New copper setup: Also on my newly updated latest signals table are details of my new trading setup for copper. It's based on my best signals from two groups of traders: the commercial hedgers and the small traders (the little-guy futures and options players). Curiously enough, the best signals I found in both cases trade on the same side as the commercials and the small traders when their net positions hit extremes of bullishness and bearishness as a percentage of the total open interest. I know, I know, the small traders are normally seen as the "dumb money." But in this case, like in many others, that's not always the case. My combination setup puts on a trade only when both the commercials and small traders agree. Otherwise, it's in cash, as it's been 48 percent of the time since the data starts in 1995. Yet, it beat the market handily as the data on that table shows - for example, beating copper by 122 percent since 2003, when trade friction of 0.2 percent per trade is taken into account for commissions and slippage. Also very positive, I think, are the results of my out-of-sample and "walk-forward" tests for this setup. I came up with the walk-forward test in order to see how the setup compares to its "neighbouring" setups - i.e., those with slightly differing parameter values. A large drop-off in performance when those values are varied suggests a setup's strong results are likely just the result of a statistical fluke and probably won't be repeated in real-life trading. This setup scored 95 percent in my walk-around tests - meaning 16 neighbouring setups scored on average 95 percent as well as the original setup in 16 different measures. For more details, see the notes on my latest signals table.

Hope you have a relaxing weekend, and see you back here early next week with a portfolio update.

TAGS: gold, copper, Treasuries, natural gas, 10-year Treasury, BKX, Bank Index, out-of-sample testing, walk-around testing, COT, Commitments of Traders, market timing, trading system development, CFTC, Commodity Futures Trading Commission, COTs Timer

Friday, 5 September 2008

Data Says: BKX Going Down, Obama Tipped For Win

Brutal week. Will it hold here? Did commodities find a floor? It's interesting how banks and the Russell 2000 have held up better than the other indexes, but what does it all mean? The impassive mountain that is the Commitments of Traders data seems to just smile at it all. I've just posted my latest signals update (see the table linked at this page) based on this afternoon's trader positioning, as revealed by the U.S. Commodity Futures Trading Commission.

Only one new signal this week: my trading setup for the BKX U.S. Bank Index has gone to bearish. This signal, with a one-week trade delay (meaning I execute it for the open of trading Monday, Sept. 15), is based on trading on the same side as the large speculators in the three-month Eurodollar contract (an interest-rate proxy for global liquidity). When the large specs get very bullish in their net percentage-of-open-interest position, I go long. When they get very bearish, I go short. The signal has been bullish since the week of July 1 (with the entry on July 14), which was pretty much at that hellacious lowpoint of the summer. The fact that it's now going bearish - when technically, the market looks like it might be finding support at the July low - is really not a good sign. No, not at all. Recall, also, that my 10-year Treasury setup went bearish last week, with an execution date of Sept. 29. Something's not right.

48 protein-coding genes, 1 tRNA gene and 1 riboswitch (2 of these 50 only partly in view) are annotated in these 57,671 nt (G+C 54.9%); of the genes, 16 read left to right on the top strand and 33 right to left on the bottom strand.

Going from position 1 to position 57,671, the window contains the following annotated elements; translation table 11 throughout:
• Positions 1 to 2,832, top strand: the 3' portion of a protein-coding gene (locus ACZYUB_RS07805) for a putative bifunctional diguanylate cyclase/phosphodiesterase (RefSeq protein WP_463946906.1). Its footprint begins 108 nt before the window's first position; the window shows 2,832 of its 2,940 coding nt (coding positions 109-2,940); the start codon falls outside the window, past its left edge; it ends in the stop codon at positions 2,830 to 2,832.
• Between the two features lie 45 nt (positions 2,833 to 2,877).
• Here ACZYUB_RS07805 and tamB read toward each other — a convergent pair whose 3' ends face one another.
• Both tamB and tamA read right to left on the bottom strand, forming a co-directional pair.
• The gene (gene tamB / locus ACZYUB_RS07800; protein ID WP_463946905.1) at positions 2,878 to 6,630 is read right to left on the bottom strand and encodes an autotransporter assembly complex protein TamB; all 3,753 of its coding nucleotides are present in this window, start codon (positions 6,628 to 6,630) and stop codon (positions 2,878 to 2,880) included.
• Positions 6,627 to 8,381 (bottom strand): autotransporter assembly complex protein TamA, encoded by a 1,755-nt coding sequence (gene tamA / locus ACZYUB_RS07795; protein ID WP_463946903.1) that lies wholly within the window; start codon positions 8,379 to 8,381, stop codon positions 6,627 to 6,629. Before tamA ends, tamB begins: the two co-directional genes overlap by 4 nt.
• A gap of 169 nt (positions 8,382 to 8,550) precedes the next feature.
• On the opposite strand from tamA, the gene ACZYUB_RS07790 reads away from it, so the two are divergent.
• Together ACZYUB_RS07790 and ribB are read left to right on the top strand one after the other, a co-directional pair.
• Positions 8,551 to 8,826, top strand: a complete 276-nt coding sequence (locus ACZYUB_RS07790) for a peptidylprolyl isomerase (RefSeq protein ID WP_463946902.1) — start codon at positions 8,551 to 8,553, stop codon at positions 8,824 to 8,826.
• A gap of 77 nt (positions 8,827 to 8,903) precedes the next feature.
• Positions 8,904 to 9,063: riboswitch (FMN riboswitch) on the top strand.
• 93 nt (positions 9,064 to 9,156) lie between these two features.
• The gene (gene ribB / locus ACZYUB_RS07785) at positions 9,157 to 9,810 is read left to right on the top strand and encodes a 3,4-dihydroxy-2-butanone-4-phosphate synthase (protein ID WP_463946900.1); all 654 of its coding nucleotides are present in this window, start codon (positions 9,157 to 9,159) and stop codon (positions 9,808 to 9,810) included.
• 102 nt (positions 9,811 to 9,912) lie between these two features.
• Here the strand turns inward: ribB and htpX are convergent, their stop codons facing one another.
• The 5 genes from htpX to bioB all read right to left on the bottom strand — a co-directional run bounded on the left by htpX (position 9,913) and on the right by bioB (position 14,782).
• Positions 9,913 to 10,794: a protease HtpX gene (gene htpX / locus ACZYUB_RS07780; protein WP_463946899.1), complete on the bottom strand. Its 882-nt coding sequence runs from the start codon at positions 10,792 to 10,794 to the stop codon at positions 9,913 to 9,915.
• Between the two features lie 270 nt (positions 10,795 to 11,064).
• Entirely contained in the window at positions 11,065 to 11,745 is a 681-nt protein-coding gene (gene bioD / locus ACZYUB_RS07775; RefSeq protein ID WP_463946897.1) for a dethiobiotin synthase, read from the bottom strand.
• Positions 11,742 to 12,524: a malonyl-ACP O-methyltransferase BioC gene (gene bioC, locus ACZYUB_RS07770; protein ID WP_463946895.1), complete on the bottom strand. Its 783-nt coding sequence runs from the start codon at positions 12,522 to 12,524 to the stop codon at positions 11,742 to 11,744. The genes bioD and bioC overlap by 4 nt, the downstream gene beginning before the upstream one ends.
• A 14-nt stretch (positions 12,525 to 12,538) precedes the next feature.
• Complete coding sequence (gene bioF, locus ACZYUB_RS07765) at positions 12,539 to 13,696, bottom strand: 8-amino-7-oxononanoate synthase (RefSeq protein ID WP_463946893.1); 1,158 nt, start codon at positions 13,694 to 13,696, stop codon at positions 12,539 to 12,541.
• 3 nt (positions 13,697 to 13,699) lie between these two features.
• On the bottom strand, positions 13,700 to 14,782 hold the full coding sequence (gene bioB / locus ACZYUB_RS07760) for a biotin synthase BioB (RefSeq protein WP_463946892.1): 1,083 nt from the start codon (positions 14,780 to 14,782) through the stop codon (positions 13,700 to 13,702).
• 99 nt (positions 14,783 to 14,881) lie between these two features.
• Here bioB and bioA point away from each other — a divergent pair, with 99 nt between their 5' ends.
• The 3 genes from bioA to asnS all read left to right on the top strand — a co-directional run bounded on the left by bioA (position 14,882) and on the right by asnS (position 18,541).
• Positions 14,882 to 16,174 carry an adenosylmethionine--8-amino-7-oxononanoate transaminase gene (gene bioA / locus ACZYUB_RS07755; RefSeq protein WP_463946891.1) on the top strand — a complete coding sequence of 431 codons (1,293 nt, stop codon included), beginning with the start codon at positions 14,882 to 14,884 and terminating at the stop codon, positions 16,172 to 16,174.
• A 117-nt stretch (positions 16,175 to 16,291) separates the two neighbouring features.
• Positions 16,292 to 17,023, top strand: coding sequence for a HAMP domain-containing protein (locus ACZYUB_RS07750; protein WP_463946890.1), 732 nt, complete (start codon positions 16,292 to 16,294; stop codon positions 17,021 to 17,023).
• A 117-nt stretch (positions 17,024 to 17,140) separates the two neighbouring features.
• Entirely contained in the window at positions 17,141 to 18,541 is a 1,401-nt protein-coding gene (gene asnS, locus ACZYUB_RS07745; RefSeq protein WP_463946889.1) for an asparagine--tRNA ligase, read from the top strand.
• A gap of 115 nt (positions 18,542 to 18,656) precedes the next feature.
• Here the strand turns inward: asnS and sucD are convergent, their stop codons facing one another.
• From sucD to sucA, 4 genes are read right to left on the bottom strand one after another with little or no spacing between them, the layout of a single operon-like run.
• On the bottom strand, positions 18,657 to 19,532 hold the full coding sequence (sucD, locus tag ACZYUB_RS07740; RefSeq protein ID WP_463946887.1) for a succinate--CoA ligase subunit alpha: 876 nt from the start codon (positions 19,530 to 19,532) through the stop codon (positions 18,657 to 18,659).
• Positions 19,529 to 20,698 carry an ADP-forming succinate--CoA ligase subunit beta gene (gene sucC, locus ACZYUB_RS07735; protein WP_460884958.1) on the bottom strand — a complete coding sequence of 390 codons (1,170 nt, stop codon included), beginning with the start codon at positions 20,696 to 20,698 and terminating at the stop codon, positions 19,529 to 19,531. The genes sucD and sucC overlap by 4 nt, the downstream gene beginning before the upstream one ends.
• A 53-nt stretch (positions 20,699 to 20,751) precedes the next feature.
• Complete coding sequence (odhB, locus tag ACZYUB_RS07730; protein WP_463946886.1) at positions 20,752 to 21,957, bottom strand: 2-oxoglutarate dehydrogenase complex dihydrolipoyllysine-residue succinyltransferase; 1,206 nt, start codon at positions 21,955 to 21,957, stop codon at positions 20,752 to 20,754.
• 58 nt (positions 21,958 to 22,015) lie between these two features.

Corrections: Just noticed I had omitted to include a bullish signal for gold from my latest signals page table, which came the week of Aug. 26 and is for execution on the open of Monday, Sept. 15. I've now added that pending signal. Sorry about that.

Election '08 Watch: The Stock Trader's Almanac people, incidentally, say that September is not only the weakest month historically, but that a weak September and October typically occur when the incumbent party loses the White House in an election year. A bullish November tends to ensue. Perhaps, at least, Osama (oops, Obama; did I really say that?!) is smiling. With BKX bearish, that makes three of my six equities short, while two are long and one is in cash. I know, I know, this isn't very scientific, but it looks like the derivatives market at this point is giving Obama a slight edge.

TAGS: BKX, Bank Index, Eurodollar, Russell 2000, Treasuries, 10-year Treasury, interest rates, Fed Funds, COT, Commitments of Traders, market timing, trading system development, CFTC, Commodity Futures Trading Commission, COTs Timer